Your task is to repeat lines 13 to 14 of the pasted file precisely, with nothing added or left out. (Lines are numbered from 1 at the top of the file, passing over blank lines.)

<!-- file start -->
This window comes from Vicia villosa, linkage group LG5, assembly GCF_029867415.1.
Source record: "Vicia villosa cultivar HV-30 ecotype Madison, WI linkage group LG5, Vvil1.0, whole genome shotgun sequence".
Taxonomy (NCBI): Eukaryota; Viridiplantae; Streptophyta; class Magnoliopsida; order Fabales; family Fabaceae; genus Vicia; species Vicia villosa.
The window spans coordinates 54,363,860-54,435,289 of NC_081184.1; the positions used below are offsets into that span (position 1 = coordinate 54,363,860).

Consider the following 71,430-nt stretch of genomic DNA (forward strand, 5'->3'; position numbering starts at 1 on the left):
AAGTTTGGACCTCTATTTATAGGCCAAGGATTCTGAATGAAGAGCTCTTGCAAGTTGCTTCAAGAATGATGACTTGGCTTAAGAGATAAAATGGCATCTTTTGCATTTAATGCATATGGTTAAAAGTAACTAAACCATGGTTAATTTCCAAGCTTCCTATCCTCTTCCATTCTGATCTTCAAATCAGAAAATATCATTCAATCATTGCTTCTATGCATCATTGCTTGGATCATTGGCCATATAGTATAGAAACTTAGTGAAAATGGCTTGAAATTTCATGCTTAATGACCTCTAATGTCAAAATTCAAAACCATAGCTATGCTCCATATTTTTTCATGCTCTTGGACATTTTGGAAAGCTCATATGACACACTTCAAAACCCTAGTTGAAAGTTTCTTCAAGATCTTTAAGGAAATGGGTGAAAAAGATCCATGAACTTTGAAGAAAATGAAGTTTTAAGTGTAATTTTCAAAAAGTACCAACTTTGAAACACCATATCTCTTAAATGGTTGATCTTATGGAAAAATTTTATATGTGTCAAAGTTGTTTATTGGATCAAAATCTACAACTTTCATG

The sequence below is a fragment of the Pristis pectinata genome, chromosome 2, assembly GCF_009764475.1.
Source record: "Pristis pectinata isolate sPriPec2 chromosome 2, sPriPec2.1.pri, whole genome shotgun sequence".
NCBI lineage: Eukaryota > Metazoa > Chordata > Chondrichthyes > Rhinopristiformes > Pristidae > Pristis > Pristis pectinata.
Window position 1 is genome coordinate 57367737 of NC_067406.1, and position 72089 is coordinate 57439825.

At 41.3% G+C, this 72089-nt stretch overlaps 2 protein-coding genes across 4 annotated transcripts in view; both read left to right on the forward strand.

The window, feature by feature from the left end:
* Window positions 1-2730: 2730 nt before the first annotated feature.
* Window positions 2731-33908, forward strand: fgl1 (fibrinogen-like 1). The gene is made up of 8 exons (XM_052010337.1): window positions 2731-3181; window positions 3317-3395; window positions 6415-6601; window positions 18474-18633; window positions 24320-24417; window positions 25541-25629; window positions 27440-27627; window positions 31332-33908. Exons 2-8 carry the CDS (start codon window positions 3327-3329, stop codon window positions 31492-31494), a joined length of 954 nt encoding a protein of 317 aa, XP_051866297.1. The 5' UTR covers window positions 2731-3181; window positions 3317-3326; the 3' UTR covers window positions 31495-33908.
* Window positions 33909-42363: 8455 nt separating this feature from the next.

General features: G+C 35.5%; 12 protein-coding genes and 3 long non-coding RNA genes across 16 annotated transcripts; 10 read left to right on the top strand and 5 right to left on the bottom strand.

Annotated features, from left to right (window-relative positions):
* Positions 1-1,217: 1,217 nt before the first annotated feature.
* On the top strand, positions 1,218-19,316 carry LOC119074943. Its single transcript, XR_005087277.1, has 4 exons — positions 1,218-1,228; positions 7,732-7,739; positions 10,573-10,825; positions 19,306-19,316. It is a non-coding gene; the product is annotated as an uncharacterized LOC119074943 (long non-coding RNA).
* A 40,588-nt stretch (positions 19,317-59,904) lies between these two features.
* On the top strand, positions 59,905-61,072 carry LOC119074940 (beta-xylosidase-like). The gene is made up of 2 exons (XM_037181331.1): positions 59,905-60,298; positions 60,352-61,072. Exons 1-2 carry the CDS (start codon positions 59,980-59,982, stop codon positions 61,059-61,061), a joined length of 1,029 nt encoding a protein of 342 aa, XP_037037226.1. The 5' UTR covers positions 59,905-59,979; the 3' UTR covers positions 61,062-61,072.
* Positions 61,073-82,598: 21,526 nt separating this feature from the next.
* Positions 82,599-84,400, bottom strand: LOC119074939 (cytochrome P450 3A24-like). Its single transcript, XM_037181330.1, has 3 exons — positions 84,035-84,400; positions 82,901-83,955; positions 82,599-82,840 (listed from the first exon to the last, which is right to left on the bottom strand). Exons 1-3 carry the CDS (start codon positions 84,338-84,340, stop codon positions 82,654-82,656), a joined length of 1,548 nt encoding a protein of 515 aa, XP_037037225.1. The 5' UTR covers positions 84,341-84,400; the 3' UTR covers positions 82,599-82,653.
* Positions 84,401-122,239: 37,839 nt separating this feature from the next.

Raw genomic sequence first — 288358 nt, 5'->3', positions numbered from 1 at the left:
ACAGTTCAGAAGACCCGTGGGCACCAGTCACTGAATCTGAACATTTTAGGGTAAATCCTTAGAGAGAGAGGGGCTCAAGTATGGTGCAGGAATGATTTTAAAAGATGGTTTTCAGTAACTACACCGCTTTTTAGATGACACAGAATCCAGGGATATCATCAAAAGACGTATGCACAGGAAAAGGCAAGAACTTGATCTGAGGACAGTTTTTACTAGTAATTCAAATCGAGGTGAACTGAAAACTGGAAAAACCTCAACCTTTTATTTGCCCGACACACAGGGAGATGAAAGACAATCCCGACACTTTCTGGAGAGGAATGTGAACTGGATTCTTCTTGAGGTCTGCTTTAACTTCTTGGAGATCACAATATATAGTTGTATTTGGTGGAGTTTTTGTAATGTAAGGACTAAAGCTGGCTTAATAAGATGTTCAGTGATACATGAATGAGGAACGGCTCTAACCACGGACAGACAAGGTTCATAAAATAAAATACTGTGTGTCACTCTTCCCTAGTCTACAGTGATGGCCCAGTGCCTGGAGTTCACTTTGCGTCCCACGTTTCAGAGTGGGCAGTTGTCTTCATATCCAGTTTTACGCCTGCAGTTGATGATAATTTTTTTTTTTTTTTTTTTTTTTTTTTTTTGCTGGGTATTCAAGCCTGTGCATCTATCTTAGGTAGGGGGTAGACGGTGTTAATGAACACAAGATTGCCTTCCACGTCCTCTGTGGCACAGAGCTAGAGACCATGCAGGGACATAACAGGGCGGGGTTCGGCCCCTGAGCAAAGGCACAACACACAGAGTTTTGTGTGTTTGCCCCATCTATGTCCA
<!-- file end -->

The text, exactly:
* Window positions 1-2730: 2730 nt before the first annotated feature.
* Window positions 2731-33908, forward strand: fgl1 (fibrinogen-like 1). The gene is made up of 8 exons (XM_052010337.1): window positions 2731-3181; window positions 3317-3395; window positions 6415-6601; window positions 18474-18633; window positions 24320-24417; window positions 25541-25629; window positions 27440-27627; window positions 31332-33908. Exons 2-8 carry the CDS (start codon window positions 3327-3329, stop codon window positions 31492-31494), a joined length of 954 nt encoding a protein of 317 aa, XP_051866297.1. The 5' UTR covers window positions 2731-3181; window positions 3317-3326; the 3' UTR covers window positions 31495-33908.